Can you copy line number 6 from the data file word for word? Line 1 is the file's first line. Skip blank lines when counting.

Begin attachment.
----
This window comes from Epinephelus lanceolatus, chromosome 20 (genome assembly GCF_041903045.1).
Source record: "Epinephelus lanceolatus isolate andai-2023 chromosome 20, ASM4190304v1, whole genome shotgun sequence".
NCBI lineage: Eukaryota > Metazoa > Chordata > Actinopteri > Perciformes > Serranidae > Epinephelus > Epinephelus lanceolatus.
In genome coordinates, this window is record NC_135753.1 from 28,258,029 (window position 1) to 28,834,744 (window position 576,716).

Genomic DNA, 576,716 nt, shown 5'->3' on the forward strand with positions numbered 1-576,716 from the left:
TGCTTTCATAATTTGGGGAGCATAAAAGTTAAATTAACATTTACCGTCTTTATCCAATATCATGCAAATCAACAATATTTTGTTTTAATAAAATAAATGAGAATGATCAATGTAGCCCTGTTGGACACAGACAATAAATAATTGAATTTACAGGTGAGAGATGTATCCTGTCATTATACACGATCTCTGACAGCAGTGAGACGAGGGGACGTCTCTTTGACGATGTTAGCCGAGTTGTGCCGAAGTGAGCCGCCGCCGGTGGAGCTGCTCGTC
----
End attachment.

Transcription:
TGCTTTCATAATTTGGGGAGCATAAAAGTTAAATTAACATTTACCGTCTTTATCCAATATCATGCAAATCAACAATATTTTGTTTTAATAAAATAAATGAGAATGATCAATGTAGCCCTGTTGGACACAGACAATAAATAATTGAATTTACAGGTGAGAGATGTATCCTGTCATTATACACGATCTCTGACAGCAGTGAGACGAGGGGACGTCTCTTTGACGATGTTAGCCGAGTTGTGCCGAAGTGAGCCGCCGCCGGTGGAGCTGCTCGTC